The Algona Upper Des Moines from Algona, Iowa on May 15, 1956 · Page 20
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The Algona Upper Des Moines from Algona, Iowa · Page 20

Algona, Iowa
Issue Date:
Tuesday, May 15, 1956
Page 20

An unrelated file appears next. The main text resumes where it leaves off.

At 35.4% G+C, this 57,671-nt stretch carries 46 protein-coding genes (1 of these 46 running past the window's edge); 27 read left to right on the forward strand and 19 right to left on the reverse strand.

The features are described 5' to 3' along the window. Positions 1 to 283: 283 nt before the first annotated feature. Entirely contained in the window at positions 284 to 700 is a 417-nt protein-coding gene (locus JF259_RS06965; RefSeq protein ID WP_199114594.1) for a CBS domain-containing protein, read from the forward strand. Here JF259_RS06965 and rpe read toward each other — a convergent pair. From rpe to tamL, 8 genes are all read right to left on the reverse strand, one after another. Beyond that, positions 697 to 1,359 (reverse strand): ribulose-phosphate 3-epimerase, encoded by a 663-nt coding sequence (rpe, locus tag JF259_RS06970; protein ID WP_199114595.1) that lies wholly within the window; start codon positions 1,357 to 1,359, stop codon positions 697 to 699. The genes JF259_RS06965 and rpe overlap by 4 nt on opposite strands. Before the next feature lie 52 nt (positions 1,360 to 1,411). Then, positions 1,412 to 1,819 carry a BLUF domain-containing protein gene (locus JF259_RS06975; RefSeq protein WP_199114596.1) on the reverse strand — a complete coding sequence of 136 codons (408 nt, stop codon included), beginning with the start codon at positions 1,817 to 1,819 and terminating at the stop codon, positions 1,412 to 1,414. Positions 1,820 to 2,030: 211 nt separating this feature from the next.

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low cost fly control for dairy barns ;> one spraying of DIAZINON kills flies for 4-6 weeks TWO OR THREE RESIDUAL SPRAYS OF DIAZINON WILL CONTROL FLIES ALL SEASON in your dairy barns and other farm buildings. This is important to the contentment, welfare, and production of your herd, and to your profits. Agricultural experts estimate milk production losses due to flies at between 8% and 20%. DIAZINON, a product of Geigy research, is the most effective fly control chemical you can buy. Yet it is low in cost because of its long residual action. DIAZINON knocks flies down fast and is effective against strains which have become resistant to other types of j.««*.»^«""" fly control chemicals. Exhaustive tests have shown that proper residual applications in dairy barns do not result in milk contamination. DIAZINON is relatively simple and safe to use. Simply cover all livestock feed and drinking fountains. Remove animals from building during spraying operation and keep them out for four hours. (Do not spray animals.) DIAZINON is available in wettable powder, emulsifi- able solution and granular bait formulations. Ask your farm supply dealer for DIAZINON today. UK O«IOV WKTMOXVCHLOM to round out your fly control program. Direct application of MEtHOXYCHLO* 10 livestock (or use in back-rubbers) is effective in controlling born flies, lice, and tickt. Gtigy METHOXYCHLO* is safe to use. It has low loxicity to nun and animals and provides long residual action against insects. ORIGINATORS OF DDT INSECTICIDES GEIGY AGRICULTURAL CHEMICALS Division of Gfiay Chemhfl Corpormtion «6 Aarclay 8tr»*t « N«w York 8. N.Y. IT ADDS if f»S 4. fSnd dealers who carry the brands you like. -}• Then ask. for what you want by brand name. = MORE fOR YOUR HONE* III LESS SHOPPING TIME. power equipment is key to profits at Oak Ridge Farm K Ridge Farm, owned by the Earl Weaver family and located at Halifax, Pennsylvania,'is an excellent example of a paying operation that is making use of many up-to-date, labor-saving devices. Mr.'Weaver has been on Oak Ridge Farm for 16 years. He farmed it on a share basis for 11 years before purchasing it outright in 1950. Since the Weavers have taken over the operation of the farm, they have completely remodeled the bam and have added a milk house, a combination machine shed, garage and poultry house, two glass-lined silos with mechanical un- loader, a hay drier, bulk milk tank, pipeline milker'and other pieces of laborsaving equipment. With its paved driveways, "thenno-pane" picture -windows in the barns and well-kept buildings and grounds. Oak Ridge is an attractive as well as a profitable farm. Today Mr. Weaver farms his own 160 acres (105 of which are open) and has 85 additional acres on a share basis. He keeps a herd of 40 milking cows and a flock of 1,200 to 1.500 layers. All this is done with the help of Mrs. Weaver, 3 young daughters and one hired man. Without the aid of electricity and the many pieces of work-easing equipment, Mr. Weaver estimates he couldn't get by with less than 4 or 5 hired hands. Oak Ridge Fanii is gradually being converted into a grassland operation. About 20 to 25 acres are in permanent pasture and 60 acres or better are in alfalfa to be used for hay and silage. The entire fann receives an application of manure once each year. Hay and pasture lands are also top-dressed with an 0-20-20 fertilizer at the rate of 500 Ibs. per acre. Mr. Weaver has his soil tested from time to time to see if his fertilizer program should be changed. Each year 300 to 350 tons of grass silage and SO to 90 tons of hay are bar-, vested. In addition, -surplus grass is green-fed during the summer. ^ The neighboring 85 acres which Mr. Weaver farms on a share basis are kept In grain; mainly corn and oats with some wheat. The Weavers usually make their own dairy rations by mixing a commercial supplement with their corn and oats. The Oak Ridge dairy herd is made up of grade and purebred Holsteins. They are gradually working toward a purebred herd by breeding their best purebred cows to top bulls through artificial insemination. Mr. Weaver believes in raising his own replacements. Much of Earl's success has been due to careful planning and. his ability to manage. In fact, as the owner of Oak Ridge points out, the addition of each piece of equipment has always enabled him "to keep just a little bit more stock without more help." In these days when big output per man is the key to farm profits, this is most important. you wan i Remington Model 55O autoloading 22 rifle shoots fast «is you «an pull the trigger ^~-~ $ 43 : faster than you can aim and fire, it's ready for your next Shot —loaded automatically cocked automatically . . . just a touch of your trigger finger ami it's teady again. Most 22 autoloaders can handle only one sizeof 22cartridge. Not the Remington Model 550! Its exclusive "Power Piston" adjusts automatically ?or 22 short, long and long rifle sizes. In appearance, accuracy and high-speed handling, it's in a class by itself. See the Remington Model 550 at your dealer's now. Load up with new Remington "Rocket" 22 shorts for more wham... zip... fun Now—supersonic muzzle velocity that tops the speed of any other 22 short! New Remington "Rocket" 22's are loaded to the limit for power,,fun to shoot any time. Handy flat packs fit your pocket. .. zip open for instant action. Get new Remington "Rocket" 22's today. •ubjoct to ehosse without notiu. "Rock*" it R«e. U.S. Pot. Off. by Remington Amu Conponr. Inc. Here's a view of the main buildings on Oak Ridge Farm, Halifax, Pennsylvania. Inside these buildings are found the latest in laborsaving equipment. About 90 tons of hay are stored over the drier in the big mow. The silos contain 350 tons of silage. It used to take two hours and a lot of hard work to clean the gutters in Weaver's barn. Now he pushes a button and the mechanical gutter cleaners do the job in 11 minutes. The cleaners move the manure directly from the gutters onto a spreader outside the barn where it's ready to be hauled.